Vasopressin V1-Receptor Assay in Rat Small Mesenteric Arteries
The bioassay of vasoactive peptides has often been confined to in vivo preparations because of the lack of receptors on the traditional, robust, functional assay of an isolated large artery preparation as in the rabbit or rat aorta. The standard preparation for the bioassay of arginine vasopressin (AVP) and structural analogues, especially for the development of antagonists, has been the acute rise in blood pressure to two bolus intravenous doses of arginine vasopressin (1x and 2x) in urethane anaesthetized rats pretreated with phenoxybenzamine to antagonise αl- and α2-adrenoceptors (1). After pretreating the rats with a potential antagonist, the 1x and 2x doses of arginine vasopressin are repeated. The “effective dose” of the antagonist is then defined as the dose (nanomoles per kilogram) that reduces the rise in pressure from 2x dose of agonist to the response observed for 1x in the absence of the antagonist. By taking the volume of distribution as 67ml/kg body weight (assuming one compartment kinetics) for the antagonist, one can readily calculate a “pA2” value (-logM) for this concentration. This type of analysis in vivo assumes that (i) the antagonist drug has achieved equilibrium in the receptor biophase (ii) that the antagonist has shifted the agonist dose — pressor response curve in parallel without change in maximum and that the reduction in response from 2x to 1x dose of AVP equates with a two fold shift to the right in agonist (AVP) sensitivity. Moreover, the continued rightward shift in agonist curves with increasing dose levels of antagonist is not tested.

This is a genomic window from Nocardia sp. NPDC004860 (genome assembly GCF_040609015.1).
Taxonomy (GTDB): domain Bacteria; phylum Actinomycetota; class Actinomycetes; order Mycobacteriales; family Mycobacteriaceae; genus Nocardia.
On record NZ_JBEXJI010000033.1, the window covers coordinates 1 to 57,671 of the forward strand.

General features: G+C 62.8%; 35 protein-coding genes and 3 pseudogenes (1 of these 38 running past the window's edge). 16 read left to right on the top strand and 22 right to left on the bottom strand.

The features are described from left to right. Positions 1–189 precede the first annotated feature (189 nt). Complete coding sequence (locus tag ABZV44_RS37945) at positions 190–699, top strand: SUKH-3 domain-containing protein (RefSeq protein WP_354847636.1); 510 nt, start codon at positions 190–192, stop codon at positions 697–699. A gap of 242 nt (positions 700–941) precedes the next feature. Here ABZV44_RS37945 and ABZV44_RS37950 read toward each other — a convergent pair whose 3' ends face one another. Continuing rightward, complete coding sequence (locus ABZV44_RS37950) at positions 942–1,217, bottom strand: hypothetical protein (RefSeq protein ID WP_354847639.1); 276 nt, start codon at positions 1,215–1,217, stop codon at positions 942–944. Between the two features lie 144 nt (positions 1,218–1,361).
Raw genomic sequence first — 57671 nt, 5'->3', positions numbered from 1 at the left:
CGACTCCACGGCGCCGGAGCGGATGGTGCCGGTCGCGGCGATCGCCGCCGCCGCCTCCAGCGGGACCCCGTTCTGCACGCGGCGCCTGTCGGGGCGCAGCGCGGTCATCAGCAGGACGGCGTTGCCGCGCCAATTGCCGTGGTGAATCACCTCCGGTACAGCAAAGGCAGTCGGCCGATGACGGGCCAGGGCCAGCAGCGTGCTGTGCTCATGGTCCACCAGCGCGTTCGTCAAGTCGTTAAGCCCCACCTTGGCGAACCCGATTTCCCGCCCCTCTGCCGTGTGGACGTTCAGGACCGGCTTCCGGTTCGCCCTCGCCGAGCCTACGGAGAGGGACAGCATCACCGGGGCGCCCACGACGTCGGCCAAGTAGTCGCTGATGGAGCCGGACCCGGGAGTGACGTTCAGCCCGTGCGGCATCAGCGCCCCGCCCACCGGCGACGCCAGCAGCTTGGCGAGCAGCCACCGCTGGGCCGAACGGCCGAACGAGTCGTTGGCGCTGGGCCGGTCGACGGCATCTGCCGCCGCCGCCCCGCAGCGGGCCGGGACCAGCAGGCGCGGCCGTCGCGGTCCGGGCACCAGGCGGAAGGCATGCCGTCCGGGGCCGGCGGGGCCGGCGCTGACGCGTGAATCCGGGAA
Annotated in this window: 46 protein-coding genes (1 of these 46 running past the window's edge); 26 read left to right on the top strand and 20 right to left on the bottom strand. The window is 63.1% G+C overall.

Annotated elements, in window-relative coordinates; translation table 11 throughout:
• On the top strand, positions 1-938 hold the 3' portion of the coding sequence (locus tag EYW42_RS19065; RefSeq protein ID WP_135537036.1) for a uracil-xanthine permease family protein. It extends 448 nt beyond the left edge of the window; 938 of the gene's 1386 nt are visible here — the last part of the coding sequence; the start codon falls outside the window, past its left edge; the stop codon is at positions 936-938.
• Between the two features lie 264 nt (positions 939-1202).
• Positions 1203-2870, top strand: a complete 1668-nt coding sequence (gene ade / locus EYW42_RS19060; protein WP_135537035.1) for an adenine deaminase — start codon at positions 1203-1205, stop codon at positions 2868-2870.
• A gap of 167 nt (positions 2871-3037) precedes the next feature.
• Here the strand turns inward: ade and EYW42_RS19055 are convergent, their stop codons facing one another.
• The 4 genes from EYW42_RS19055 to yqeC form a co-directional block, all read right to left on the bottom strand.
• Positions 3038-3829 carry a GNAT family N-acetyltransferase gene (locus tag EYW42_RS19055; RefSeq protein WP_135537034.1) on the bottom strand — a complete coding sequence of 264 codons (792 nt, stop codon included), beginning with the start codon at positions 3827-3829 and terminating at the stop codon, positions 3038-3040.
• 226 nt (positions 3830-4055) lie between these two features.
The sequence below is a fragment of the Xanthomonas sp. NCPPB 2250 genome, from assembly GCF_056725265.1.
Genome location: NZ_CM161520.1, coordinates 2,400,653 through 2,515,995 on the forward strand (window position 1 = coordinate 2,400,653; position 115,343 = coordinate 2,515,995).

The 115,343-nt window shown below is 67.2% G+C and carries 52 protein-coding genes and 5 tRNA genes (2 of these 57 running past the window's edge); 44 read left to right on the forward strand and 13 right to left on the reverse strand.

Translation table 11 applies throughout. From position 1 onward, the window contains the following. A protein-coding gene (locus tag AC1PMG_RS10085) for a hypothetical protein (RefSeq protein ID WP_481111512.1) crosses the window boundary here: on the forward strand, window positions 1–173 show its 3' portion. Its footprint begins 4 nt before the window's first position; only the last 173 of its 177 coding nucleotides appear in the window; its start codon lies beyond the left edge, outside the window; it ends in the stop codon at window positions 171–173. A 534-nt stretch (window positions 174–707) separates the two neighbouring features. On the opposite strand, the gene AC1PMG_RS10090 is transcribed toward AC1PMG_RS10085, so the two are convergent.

KeywordsArginine Vasopressin Bolus Intravenous Dose Concentration Response Curve Small Mesenteric Artery Bowman Gray School
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